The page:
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How I Became A Service Dog Trainer

I was first introduced to Canines for Service at a kennel club dog show in 1999. I talked with the folks there and knew I was interested in fostering a puppy, but it was not the right time in my life. Later that year, I received their newsletter that rekindled my interest and it got me to call. It was still not a good time for me to bring a puppy home as I was in the process of selling my house and moving into another, but I started to attend classes to learn more and see how the training was done. I was concerned about giving up the dog at the end of the training time and I already had a dog at home – I was unsure how it would react. Then, one day I received a call from Rick. He had a black Labrador puppy that needed a foster parent. Gideon came into my life after I drove to South Carolina to pick him up and it was love at first sight. My world changed and my purpose changed. For me, when I heard how just one little task that the dog can do can have a big impact on a person’s life, I knew this was something I could be a part of for a long time.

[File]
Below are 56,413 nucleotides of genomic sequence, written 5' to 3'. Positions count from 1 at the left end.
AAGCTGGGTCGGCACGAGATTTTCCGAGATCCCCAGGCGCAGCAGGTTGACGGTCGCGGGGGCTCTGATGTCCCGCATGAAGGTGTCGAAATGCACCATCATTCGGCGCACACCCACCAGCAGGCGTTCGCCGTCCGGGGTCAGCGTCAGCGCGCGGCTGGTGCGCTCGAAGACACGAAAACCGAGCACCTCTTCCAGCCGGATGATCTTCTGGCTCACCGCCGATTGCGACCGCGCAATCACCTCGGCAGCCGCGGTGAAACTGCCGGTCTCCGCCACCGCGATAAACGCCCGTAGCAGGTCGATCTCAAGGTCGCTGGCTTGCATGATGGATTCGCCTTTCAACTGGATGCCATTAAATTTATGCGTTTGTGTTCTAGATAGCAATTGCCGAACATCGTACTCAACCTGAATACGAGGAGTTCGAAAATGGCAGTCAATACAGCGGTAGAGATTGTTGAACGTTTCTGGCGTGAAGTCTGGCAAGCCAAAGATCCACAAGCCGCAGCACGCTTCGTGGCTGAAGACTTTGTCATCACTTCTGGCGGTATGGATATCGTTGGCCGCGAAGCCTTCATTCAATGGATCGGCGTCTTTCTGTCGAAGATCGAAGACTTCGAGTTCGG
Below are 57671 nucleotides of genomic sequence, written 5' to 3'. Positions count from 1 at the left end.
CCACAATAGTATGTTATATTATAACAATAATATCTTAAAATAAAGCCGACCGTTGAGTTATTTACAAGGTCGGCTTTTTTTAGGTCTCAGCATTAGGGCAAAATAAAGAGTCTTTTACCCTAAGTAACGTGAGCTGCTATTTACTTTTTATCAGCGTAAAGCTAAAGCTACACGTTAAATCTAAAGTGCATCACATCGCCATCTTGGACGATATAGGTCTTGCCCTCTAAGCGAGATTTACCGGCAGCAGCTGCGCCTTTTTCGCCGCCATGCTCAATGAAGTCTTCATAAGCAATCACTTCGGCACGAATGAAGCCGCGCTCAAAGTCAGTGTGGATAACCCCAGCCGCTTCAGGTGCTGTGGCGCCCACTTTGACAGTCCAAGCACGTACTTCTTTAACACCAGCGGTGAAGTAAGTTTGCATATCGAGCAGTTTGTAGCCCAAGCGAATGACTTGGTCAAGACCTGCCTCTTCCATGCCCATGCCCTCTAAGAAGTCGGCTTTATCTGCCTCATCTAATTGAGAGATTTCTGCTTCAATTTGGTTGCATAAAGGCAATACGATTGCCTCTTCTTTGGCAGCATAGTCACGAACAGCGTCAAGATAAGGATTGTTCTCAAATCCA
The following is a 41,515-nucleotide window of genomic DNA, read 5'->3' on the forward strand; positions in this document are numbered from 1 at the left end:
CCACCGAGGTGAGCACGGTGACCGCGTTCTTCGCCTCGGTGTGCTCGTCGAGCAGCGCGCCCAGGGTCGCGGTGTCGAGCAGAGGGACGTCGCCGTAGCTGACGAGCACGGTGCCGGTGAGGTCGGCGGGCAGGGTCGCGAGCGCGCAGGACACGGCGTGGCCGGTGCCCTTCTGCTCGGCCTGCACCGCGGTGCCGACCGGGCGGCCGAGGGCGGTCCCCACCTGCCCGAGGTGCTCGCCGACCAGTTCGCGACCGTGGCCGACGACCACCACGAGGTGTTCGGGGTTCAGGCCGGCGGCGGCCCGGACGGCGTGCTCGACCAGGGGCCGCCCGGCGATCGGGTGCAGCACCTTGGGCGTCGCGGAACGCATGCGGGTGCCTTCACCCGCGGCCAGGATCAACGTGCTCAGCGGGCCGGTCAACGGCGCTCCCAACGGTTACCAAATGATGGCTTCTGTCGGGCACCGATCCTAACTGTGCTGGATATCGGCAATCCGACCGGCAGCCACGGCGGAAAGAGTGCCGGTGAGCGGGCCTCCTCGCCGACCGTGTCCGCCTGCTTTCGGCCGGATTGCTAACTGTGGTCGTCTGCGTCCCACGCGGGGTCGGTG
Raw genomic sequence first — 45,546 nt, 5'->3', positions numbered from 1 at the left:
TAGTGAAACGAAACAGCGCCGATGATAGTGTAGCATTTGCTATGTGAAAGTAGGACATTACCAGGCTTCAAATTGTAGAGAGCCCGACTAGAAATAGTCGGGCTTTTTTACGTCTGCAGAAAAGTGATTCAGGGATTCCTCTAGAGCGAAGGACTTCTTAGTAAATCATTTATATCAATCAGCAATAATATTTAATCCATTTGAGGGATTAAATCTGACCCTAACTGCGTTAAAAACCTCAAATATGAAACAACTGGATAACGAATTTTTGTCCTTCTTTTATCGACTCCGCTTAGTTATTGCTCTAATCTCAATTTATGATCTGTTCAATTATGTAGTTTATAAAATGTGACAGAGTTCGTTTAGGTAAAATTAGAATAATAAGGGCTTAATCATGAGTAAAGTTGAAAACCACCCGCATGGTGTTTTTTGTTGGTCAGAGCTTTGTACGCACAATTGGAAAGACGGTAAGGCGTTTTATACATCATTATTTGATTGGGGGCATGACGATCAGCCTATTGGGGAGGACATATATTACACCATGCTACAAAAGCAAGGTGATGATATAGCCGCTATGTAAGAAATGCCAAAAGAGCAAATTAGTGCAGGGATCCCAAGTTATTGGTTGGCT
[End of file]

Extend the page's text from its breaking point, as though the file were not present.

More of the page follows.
Gideon was my first and only puppy. He was with me for 18 months before he went to his advanced trainer. I learned a lot in that time and enjoyed working on his basic obedience skills with him, teaching the foundation tasks he would need for the future, and taking him on outings. Gideon was the most difficult for me to let go of, but one way to let go of him was to channel my emotions and newly found purpose into another dog. Because of my demanding job, taking another puppy would have been very challenging, but, thankfully, I was given the opportunity to train a dog moving into advanced training, Bekah. Since that time, I have worked with 10 dogs and only one was released from the program due to hip dysplasia at nearly two years old, a sad reality of working with these incredible animals.

I enjoy the opportunity to learn new things and to teach the dogs the skills. To work with the dogs and see their hidden potential be unlocked through positive reward and encouragement is a wonderful experience. I became really passionate about the training while working with Rapha. I had the opportunity to teach a new skill to Rapha that had not been taught before; a skill to help a person get into bed by scooping the person’s legs onto the bed. The first time we did it correctly generated an unbelievable sense of accomplishment. Since beginning with Gideon, I have worked with the puppies, tweeners (7 -18 months old), and advanced dogs. As a volunteer, I have been able to grow with the organization and teach the intermediate obedience and foundation skills to the foster families and tweeners.

Seeing a client meet their dog for the first time and watching the team in training is magical. While giving up the dogs does not get easier, I look forward to it with nervousness and excitement. Most of all, I look forward to the opportunity to start working with a new dog and unwrapping the gift they are capable of being. – Donna Sweetman